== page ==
Will the pandemic accelerate urbanization or lead to a reversal of the trend? With the country taking its first tentative steps out of quarantine, experts on both sides can point to facts backing up their theory.

The COVID-19 pandemic has radically impacted the economy in ways that are still unfolding. But how has it affected — or will continue to affect — the real estate industry?

Some experts say it will accelerate the urbanization we’ve seen over the previous decade or two, as people have moved into cities and driven up prices in urban cores. Others predict a reversal of this trend, with families, spooked by density and rioting, abandoning cities and buying homes in suburban and even rural areas.

With the country taking its first tentative steps out of quarantine, experts on both sides can point to facts backing up their theory — though, at this point, one side has a little more evidence than the other.

A recent Wall Street Journal article described families fleeing locked-down New York and, in some cases, buying houses in the suburbs the very same day. Of course, most people don’t have the means to see a house sporting a for-sale sign from the car, hop out and buy it on the spot (as one couple in the story does), but the impulse is probably not all that rare.

A New York Post piece from late April quotes the founder of a “real estate advisory and tech platform” called Suburban Jungle that helps families move from the city to the suburbs. Demand for its services is up 40 percent, year over year. 

The latest numbers show this exodus has only picked up speed. A report from UrbanDigs in late May found increased demand in suburban areas outside NYC. Westchester County saw a 22 percent jump in demand. Greenwich, Connecticut, saw a 65 percent jump, and New Jersey’s Bergen and Monmouth counties saw increases of 21 percent and 22 percent, respectively.

At the same time, Manhattan saw a precipitous 56 percent drop in interest. And a piece in The Guardian from mid-June described city dwellers snapping up suburban properties after just a video tour. For now, at least, a lot of people are leaving cities.

The question is, will it stick? To some extent, movement between the city and the suburbs is a cyclical thing. Google “Wall Street Journal article about people moving to suburbs,” and you’ll see that it published pieces about this “new” phenomenon in 1999, 2010 and 2019.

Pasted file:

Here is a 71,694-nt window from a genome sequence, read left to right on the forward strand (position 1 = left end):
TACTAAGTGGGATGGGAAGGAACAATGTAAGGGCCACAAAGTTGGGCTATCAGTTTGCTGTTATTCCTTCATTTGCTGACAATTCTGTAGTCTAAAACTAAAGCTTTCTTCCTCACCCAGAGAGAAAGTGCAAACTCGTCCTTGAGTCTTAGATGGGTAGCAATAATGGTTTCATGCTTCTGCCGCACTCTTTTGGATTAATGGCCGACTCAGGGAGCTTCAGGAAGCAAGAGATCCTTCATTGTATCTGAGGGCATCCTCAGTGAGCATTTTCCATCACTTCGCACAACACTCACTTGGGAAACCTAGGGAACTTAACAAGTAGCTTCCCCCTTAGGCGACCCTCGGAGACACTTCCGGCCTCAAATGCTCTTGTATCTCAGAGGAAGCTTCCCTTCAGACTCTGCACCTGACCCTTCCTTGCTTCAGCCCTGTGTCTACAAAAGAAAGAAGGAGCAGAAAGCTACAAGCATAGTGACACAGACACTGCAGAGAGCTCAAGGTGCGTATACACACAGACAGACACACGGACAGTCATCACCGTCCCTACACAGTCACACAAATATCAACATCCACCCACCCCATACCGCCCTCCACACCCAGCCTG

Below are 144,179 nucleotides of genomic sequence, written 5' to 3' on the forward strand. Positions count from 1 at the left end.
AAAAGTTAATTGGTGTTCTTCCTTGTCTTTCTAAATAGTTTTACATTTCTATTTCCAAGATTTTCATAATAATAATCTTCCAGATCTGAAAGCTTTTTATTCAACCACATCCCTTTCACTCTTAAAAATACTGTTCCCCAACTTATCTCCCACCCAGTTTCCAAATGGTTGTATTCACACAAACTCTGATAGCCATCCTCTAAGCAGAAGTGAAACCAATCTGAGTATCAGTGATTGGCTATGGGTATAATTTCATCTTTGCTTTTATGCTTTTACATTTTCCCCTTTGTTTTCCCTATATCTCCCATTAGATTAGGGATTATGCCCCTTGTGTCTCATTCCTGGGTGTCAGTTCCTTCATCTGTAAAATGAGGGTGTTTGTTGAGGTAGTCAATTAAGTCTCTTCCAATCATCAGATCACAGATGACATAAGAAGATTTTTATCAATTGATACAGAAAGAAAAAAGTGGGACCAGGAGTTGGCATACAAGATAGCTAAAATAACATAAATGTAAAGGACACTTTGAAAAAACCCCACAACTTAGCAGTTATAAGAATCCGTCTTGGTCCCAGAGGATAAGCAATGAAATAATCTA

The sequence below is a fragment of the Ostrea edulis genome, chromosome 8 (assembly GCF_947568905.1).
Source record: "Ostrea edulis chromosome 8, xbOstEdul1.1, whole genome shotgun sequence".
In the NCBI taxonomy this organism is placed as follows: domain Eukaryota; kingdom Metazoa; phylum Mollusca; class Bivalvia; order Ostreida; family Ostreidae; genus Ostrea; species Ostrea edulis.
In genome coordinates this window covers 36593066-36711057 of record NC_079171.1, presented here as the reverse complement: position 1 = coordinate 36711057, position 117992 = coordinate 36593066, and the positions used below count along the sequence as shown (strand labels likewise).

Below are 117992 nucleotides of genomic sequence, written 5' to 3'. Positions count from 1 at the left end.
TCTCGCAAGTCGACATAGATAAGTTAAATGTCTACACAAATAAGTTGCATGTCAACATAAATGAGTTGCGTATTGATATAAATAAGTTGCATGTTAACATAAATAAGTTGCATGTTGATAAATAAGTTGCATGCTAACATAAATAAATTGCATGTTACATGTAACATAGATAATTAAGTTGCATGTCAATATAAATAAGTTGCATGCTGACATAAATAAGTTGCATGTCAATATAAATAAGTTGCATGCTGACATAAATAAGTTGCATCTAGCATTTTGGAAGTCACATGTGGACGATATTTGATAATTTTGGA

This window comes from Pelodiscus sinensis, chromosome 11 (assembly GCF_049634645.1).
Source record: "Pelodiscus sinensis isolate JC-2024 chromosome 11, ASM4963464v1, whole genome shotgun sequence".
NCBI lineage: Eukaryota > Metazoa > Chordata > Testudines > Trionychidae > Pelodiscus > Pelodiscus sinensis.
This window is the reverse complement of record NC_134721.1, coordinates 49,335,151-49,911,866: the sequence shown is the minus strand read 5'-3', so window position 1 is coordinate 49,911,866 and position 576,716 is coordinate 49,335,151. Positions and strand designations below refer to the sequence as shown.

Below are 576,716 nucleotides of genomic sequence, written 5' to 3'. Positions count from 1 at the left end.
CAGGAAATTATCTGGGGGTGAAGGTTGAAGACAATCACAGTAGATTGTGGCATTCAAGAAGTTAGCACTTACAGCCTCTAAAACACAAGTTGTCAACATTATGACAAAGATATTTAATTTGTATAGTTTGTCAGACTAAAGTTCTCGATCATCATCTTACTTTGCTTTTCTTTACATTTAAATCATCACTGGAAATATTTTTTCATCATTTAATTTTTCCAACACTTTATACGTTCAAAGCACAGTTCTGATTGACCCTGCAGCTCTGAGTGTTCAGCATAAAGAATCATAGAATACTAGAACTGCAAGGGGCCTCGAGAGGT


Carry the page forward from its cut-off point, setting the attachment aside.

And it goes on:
As each generation eases into middle age, it’s natural they’d want more space and a quiet environment for their families. But every once in a while, this flight is caused by external events. After 9/11, many people left New York and settled in the surrounding suburbs. Most of them came back eventually, but who knows if the same reversal will happen post-pandemic, or if they’ll even have the choice?

Experts estimate that half of all small businesses could fail, and many of those businesses are in cities. People who return to urban cores after the pandemic has run its course may not even recognize the city they left.

And if the boutiques and coffee shops that drove the last decade of reurbanization are suddenly gone, how many people will still be willing to pay top dollar to live in a place suddenly denuded of charm?

That said, not everyone is so gloomy about the future of the American city. A recent piece from a University of Texas professor makes a strong case that the pandemic will actually accelerate urbanization, at least in his home state of Texas.

His reasoning is simple and hard to argue with — cities have most of the vital resources, like health care facilities, that people are going to value most highly post-pandemic. Stories about small town hospitals with very little capacity will make people want to live in cities even more than they do now.

And, maybe most persuasively, cities are the engines of the economy, and in a post-pandemic economy focused on recovery, cash-strapped consumers in need of jobs will simply follow the money.